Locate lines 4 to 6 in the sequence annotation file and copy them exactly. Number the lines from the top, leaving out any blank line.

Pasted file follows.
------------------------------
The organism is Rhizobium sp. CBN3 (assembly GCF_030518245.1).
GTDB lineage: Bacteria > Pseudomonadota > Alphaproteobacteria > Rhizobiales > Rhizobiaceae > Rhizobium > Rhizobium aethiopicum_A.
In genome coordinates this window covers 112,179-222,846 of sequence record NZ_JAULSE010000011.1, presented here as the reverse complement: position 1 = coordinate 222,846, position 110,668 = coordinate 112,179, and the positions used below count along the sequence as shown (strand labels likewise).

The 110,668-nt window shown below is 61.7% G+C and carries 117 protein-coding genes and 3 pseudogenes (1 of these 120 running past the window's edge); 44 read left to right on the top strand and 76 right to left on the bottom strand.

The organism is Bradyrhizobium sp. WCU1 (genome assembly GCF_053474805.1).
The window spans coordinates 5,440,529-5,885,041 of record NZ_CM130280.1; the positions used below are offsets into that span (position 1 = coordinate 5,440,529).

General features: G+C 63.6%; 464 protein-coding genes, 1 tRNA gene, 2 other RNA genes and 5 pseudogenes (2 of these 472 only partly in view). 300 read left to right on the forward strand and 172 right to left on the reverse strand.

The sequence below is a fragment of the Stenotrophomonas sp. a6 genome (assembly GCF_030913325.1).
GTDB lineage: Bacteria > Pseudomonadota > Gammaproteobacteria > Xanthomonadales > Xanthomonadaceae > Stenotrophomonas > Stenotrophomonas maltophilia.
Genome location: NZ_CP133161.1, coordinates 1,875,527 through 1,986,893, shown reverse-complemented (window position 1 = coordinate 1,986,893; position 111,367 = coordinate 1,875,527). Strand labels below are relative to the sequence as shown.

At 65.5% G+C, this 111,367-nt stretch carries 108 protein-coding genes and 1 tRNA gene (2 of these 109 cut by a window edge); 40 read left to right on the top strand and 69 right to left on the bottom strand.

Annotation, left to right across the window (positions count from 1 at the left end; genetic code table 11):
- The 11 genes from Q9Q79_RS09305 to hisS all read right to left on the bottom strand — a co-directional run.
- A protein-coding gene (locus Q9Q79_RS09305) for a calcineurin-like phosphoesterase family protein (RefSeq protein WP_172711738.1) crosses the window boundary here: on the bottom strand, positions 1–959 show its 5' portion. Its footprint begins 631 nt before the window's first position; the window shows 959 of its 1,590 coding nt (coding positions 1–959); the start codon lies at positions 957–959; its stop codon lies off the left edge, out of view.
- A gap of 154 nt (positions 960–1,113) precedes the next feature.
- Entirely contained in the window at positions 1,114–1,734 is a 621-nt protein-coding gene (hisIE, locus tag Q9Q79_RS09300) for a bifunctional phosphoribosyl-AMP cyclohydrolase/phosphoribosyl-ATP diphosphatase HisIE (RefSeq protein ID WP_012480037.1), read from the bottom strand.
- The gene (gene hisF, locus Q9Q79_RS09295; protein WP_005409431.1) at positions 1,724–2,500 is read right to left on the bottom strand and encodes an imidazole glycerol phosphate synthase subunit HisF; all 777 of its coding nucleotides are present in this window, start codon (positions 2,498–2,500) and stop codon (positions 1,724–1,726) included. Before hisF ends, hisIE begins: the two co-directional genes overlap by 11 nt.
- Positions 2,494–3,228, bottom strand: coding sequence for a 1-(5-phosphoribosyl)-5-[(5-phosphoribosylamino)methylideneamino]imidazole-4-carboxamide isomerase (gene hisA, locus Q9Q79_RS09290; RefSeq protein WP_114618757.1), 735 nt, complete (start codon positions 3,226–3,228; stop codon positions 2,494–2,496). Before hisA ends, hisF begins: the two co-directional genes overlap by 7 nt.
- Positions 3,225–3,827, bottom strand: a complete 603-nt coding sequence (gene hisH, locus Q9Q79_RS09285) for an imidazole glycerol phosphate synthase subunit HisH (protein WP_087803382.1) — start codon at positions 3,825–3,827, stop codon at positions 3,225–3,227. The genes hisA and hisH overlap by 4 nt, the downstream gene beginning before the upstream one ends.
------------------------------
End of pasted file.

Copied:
The 110,668-nt window shown below is 61.7% G+C and carries 117 protein-coding genes and 3 pseudogenes (1 of these 120 running past the window's edge); 44 read left to right on the top strand and 76 right to left on the bottom strand.

The organism is Bradyrhizobium sp. WCU1 (genome assembly GCF_053474805.1).
The window spans coordinates 5,440,529-5,885,041 of record NZ_CM130280.1; the positions used below are offsets into that span (position 1 = coordinate 5,440,529).